UPDATE June 25, 2012
We launched a companion map featuring Congressional districts with statistics on eligible voters by race/ethnicity compared with total population.
UPDATE March 6, 2012
We’ve added Congressional districts as proposed by District Court Judge Hon. Roanne Mann to our interactive redistricting site. Here’s a link that compares District 9 (Rep. Turner, in NYC) with one of the proposed districts that it would become under her proposed lines: http://t.co/01K4hMu8
We also submitted a letter today to the court [PDF] suggesting that they can use our maps to visually compare the different proposed lines. Hopefully they’ll put our online maps to good use as they review the different Congressional district proposals.
UPDATE March 5, 2012
We’ve made two updates the information below.
- We’ve added the Congressional district data in shapefile and KMZ formats based on Common Cause’s submission to the court. We think this will be especially helpful since the court has asked the intervenors to compare their maps with Common Cause’s proposal.
- Now you can visualize the proposed districts based on the mapped data below at the Center for Urban Research’s interactive redistricting site.
- compare with existing Congressional districts;
- easily switch among the Congressional proposals from Common Cause and the Senate & Assembly majorities; and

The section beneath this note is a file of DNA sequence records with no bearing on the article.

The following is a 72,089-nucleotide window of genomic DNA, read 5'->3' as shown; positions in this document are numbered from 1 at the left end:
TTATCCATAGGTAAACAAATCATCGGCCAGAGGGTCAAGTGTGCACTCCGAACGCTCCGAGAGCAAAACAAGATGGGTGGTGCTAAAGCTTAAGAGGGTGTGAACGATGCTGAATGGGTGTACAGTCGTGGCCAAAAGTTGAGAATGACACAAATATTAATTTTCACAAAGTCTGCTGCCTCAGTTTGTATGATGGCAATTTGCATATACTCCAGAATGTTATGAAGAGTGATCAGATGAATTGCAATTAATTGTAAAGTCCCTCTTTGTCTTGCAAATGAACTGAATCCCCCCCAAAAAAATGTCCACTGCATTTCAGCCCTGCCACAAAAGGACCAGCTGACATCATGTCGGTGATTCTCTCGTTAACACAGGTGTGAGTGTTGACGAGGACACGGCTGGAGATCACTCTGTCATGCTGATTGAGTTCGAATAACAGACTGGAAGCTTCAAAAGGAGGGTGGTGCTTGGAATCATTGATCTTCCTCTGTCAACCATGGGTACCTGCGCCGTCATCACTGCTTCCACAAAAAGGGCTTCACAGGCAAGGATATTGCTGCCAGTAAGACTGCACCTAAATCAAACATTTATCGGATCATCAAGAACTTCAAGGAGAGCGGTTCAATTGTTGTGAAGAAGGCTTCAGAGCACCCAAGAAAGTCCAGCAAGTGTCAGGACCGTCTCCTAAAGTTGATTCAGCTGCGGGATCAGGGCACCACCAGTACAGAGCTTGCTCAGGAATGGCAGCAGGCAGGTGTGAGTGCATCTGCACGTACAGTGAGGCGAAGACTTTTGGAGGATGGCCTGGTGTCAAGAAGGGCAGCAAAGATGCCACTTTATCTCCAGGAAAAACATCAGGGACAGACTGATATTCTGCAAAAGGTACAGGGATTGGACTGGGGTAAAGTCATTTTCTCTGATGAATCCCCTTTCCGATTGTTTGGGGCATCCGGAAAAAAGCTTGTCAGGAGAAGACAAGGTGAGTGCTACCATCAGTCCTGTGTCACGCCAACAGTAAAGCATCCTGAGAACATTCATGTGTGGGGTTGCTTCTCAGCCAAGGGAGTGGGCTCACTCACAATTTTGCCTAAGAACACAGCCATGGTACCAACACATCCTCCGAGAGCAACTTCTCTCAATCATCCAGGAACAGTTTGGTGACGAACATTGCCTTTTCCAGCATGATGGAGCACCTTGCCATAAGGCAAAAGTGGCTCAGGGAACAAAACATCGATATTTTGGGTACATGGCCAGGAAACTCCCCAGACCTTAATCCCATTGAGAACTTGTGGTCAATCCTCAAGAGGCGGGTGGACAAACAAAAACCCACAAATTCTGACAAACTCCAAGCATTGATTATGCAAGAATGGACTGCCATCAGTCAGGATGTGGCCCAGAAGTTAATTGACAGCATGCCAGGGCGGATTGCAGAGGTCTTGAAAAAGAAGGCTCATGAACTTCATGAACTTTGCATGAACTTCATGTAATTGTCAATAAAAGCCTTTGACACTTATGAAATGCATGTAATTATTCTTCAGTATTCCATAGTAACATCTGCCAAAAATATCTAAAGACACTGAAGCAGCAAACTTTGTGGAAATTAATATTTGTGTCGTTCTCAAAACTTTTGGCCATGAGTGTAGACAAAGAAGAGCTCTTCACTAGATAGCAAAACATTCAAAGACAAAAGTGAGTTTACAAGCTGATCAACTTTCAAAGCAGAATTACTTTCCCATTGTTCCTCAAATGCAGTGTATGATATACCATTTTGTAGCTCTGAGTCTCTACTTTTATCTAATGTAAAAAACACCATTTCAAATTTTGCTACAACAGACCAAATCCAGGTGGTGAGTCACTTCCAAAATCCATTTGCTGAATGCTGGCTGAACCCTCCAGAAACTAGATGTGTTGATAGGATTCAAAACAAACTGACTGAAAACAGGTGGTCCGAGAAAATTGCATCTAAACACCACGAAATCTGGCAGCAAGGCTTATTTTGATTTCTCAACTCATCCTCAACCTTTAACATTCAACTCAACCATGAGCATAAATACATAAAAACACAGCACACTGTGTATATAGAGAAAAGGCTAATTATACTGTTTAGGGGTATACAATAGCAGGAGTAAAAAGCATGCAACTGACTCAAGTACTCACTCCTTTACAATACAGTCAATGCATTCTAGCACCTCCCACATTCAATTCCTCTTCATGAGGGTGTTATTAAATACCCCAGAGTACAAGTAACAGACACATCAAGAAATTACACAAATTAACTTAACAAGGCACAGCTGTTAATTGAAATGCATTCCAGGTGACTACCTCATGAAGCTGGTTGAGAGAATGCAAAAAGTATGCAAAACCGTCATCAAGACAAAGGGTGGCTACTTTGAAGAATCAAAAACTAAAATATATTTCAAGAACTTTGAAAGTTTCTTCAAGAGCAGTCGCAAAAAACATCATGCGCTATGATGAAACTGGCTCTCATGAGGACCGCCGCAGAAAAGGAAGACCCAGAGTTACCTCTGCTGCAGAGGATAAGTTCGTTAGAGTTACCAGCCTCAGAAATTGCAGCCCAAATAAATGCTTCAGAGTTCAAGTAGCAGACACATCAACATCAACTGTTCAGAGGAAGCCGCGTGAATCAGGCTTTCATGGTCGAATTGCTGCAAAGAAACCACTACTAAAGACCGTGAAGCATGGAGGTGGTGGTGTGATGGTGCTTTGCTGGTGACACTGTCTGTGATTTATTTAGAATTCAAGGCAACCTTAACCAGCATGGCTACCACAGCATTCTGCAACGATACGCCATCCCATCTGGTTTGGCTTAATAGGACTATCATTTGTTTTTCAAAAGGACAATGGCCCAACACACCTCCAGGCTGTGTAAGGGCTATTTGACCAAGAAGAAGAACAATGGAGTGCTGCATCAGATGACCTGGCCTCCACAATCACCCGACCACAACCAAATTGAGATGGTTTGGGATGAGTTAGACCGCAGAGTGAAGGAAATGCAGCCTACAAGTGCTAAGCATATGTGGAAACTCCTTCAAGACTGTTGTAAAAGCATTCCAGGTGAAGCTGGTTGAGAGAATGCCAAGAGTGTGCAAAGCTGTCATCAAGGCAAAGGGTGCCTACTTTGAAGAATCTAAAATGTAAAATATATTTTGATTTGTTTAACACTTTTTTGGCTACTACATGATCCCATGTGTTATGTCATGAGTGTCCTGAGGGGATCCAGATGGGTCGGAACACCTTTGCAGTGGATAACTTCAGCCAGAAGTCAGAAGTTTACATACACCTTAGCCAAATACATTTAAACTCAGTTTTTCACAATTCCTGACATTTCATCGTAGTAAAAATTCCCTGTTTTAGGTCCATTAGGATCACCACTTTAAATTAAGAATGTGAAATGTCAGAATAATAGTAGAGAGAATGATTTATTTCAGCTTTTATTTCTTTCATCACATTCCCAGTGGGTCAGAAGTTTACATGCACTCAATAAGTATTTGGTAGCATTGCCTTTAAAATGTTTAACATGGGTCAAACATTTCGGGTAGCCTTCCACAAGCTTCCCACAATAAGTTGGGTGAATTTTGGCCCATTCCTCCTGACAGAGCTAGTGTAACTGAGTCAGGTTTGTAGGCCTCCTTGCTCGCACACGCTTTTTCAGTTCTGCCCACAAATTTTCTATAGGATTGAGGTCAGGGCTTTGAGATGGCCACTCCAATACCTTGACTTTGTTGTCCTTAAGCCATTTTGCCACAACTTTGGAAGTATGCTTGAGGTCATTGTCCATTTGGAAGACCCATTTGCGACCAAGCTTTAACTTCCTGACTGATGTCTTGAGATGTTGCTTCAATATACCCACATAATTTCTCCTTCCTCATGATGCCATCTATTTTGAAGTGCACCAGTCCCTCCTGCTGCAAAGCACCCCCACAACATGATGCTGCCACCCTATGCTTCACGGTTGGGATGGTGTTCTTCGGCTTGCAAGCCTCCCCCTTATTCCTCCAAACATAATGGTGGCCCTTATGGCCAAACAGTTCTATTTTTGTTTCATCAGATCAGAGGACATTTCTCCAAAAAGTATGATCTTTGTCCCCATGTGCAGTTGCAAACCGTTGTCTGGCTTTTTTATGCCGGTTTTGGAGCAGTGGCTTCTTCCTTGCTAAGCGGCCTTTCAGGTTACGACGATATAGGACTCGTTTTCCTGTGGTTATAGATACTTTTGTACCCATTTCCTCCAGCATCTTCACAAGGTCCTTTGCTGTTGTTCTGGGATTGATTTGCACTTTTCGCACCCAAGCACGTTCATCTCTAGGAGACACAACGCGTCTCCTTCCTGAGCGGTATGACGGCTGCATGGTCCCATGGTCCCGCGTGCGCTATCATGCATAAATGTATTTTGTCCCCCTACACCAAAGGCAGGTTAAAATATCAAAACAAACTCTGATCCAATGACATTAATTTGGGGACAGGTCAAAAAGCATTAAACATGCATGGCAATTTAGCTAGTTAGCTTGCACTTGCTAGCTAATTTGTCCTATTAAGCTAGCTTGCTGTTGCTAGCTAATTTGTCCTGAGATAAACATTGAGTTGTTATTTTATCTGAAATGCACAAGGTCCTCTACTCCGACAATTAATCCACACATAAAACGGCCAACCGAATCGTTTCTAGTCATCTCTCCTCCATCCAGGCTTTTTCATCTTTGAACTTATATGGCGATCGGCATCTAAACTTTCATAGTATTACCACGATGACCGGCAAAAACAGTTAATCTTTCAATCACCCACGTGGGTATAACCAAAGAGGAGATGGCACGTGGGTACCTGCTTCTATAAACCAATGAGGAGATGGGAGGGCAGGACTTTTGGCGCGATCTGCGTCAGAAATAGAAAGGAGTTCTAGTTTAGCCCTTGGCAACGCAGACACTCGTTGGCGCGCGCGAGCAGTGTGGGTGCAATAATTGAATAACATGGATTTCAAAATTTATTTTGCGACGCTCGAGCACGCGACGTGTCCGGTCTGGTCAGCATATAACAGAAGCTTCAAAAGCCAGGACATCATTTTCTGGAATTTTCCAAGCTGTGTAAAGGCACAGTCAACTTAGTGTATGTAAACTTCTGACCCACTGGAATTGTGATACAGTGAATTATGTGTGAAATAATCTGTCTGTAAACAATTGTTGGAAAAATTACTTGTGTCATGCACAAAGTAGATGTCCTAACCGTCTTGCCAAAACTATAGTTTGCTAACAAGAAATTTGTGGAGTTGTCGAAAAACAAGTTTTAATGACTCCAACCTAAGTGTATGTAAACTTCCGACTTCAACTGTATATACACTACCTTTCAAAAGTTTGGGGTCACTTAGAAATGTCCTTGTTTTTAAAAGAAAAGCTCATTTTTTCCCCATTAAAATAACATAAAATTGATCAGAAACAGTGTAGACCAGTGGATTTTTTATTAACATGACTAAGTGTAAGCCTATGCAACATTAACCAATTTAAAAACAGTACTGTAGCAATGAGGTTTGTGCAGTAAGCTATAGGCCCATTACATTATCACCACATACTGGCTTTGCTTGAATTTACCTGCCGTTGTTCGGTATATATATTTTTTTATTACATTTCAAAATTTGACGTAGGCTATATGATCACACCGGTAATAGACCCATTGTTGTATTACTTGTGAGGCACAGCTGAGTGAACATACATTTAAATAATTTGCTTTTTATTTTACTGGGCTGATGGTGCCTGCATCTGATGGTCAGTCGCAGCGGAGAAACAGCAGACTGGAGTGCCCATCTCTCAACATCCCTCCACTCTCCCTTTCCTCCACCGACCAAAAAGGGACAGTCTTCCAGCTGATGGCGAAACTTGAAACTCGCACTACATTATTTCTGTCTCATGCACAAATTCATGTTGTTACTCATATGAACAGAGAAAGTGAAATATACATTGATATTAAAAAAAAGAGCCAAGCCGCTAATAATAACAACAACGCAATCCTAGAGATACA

- view the proposed districts in relation to block-level demographic maps (do any of them appear to “pack,” “crack,” or dilute the potential voting power of minority populations?) or local voting patterns (click the “More Data” tab at the bottom right).
Here are some examples:
- District 9 (Rep. Turner), as proposed by the Senate majority, the Assembly majority , and Common Cause
- District 22 (Rep. Hinchey): Senate proposal , Assembly proposal, and Common Cause
- District 5 (Rep. Ackerman): Senate proposal , Assembly plan, and Common Cause
Today the New York World posted an analysis of how these different Congressional district proposals might impact Rep. Charles Rangel’s current district 15.
If you’re hoping to use GIS or any of the online mapping tools to map the Congressional district lines in New York State that were proposed late yesterday, you’ll have some work to do. The maps were released in PDF format as well as “block assignment lists” for the proposed districts.
But if you’d like to use shapefiles and/or KML files, you’ve come to right place! Our team at the CUNY Graduate Center has created them and posted them for downloading here:
We hope to add these soon to our interactive redistricting map. Stay tuned!